```require(quantmod)
require(PerformanceAnalytics)
symbols <- c("XLB", "XLE", "XLF", "XLI", "XLK", "XLP", "XLU", "XLV", "XLY", "RWR", "SHY")
getSymbols(symbols, from="1990-01-01")
prices <- list()
for(i in 1:length(symbols)) {
prices[[i]] <- Ad(get(symbols[i]))
}
prices <- do.call(cbind, prices)
colnames(prices) <- gsub("\\.[A-z]*", "", colnames(prices))
returns <- na.omit(Return.calculate(prices))
```

Step 2) The function itself.

```sctoStrat <- function(returns, cashAsset = "SHY", lookback = 4, annVolLimit = .2,
topN = 5, scale = 252) {
ep <- endpoints(returns, on = "months")
weights <- list()
cashCol <- grep(cashAsset, colnames(returns))

#remove cash from asset returns
cashRets <- returns[, cashCol]
assetRets <- returns[, -cashCol]
for(i in 2:(length(ep) - lookback)) {
retSubset <- assetRets[ep[i]:ep[i+lookback]]

#forecast is the cumulative return of the lookback period
forecast <- Return.cumulative(retSubset)

#annualized (realized) volatility uses a 22-day lookback period
annVol <- StdDev.annualized(tail(retSubset, 22))

#rank the forecasts (the cumulative returns of the lookback)
rankForecast <- rank(forecast) - ncol(assetRets) + topN

#weight is inversely proportional to annualized vol
weight <- 1/annVol

#zero out anything not in the top N assets
weight[rankForecast <= 0] <- 0

#normalize and zero out anything with a negative return
weight <- weight/sum(weight)
weight[forecast < 0] <- 0

#compute forecasted vol of portfolio
forecastVol <- sqrt(as.numeric(t(weight)) %*%
cov(retSubset) %*%
as.numeric(weight)) * sqrt(scale)

#if forecasted vol greater than vol limit, cut it down
if(as.numeric(forecastVol) > annVolLimit) {
weight <- weight * annVolLimit/as.numeric(forecastVol)
}
weights[[i]] <- xts(weight, order.by=index(tail(retSubset, 1)))
}

#replace cash back into returns
returns <- cbind(assetRets, cashRets)
weights <- do.call(rbind, weights)

#cash weights are anything not in securities
weights\$CASH <- 1-rowSums(weights)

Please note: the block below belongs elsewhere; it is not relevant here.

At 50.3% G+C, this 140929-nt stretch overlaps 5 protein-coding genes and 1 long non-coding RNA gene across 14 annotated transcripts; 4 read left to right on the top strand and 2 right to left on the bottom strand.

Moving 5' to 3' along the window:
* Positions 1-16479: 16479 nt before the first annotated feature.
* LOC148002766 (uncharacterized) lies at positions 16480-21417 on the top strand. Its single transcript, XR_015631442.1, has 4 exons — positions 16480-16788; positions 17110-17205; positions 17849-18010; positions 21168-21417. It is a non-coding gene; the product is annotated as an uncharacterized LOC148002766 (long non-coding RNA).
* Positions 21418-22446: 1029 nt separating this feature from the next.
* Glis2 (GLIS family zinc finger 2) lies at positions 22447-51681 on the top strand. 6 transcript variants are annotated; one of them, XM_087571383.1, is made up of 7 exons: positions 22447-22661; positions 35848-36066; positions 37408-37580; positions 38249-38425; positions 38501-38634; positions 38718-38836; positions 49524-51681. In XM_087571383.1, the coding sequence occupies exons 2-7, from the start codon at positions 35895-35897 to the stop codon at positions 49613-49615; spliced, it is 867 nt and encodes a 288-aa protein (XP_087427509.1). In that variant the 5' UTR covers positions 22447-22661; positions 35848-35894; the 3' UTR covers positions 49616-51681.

#compute and return strategy returns
stratRets <- Return.portfolio(R = returns, weights = weights)
return(stratRets)
}
```

In this case, I took a little bit of liberty with some specifics that the reference was short on. I used the full covariance matrix for forecasting the portfolio variance (not sure if JPM would ignore the covariances and do a weighted sum of individual volatilities instead), and for returns, I used the four-month cumulative. I’ve seen all sorts of permutations on how to compute returns, ranging from some average of 1, 3, 6, and 12 month cumulative returns to some lookback period to some two period average, so I’m all ears if others have differing ideas, which is why I left it as a lookback parameter.

Step 3) Running the strategy.

```scto4_20 <- sctoStrat(returns)
getSymbols("SPY", from = "1990-01-01")
spyRets <- Return.calculate(Ad(SPY))
comparison <- na.omit(cbind(scto4_20, spyRets))
colnames(comparison) <- c("strategy", "SPY")
charts.PerformanceSummary(comparison)
apply.yearly(comparison, Return.cumulative)
stats <- rbind(table.AnnualizedReturns(comparison),
maxDrawdown(comparison),
CalmarRatio(comparison),
SortinoRatio(comparison)*sqrt(252))
round(stats, 3)
```

Here are the statistics:

```                          strategy   SPY
Annualized Return            0.118 0.089
Annualized Std Dev           0.125 0.193
Annualized Sharpe (Rf=0%)    0.942 0.460
Worst Drawdown               0.165 0.552
Calmar Ratio                 0.714 0.161
Sortino Ratio (MAR = 0%)     1.347 0.763

strategy         SPY
2002-12-31 -0.035499564 -0.05656974
2003-12-31  0.253224759  0.28181559
2004-12-31  0.129739794  0.10697941
2005-12-30  0.066215224  0.04828267
2006-12-29  0.167686936  0.15845242
2007-12-31  0.153890329  0.05146218
2008-12-31 -0.096736711 -0.36794994
2009-12-31  0.181759432  0.26351755
2010-12-31  0.099187188  0.15056146
2011-12-30  0.073734427  0.01894986
2012-12-31  0.067679129  0.15990336
2013-12-31  0.321039353  0.32307769
2014-12-31  0.126633020  0.13463790
2015-04-16  0.004972434  0.02806776
```

And the equity curve: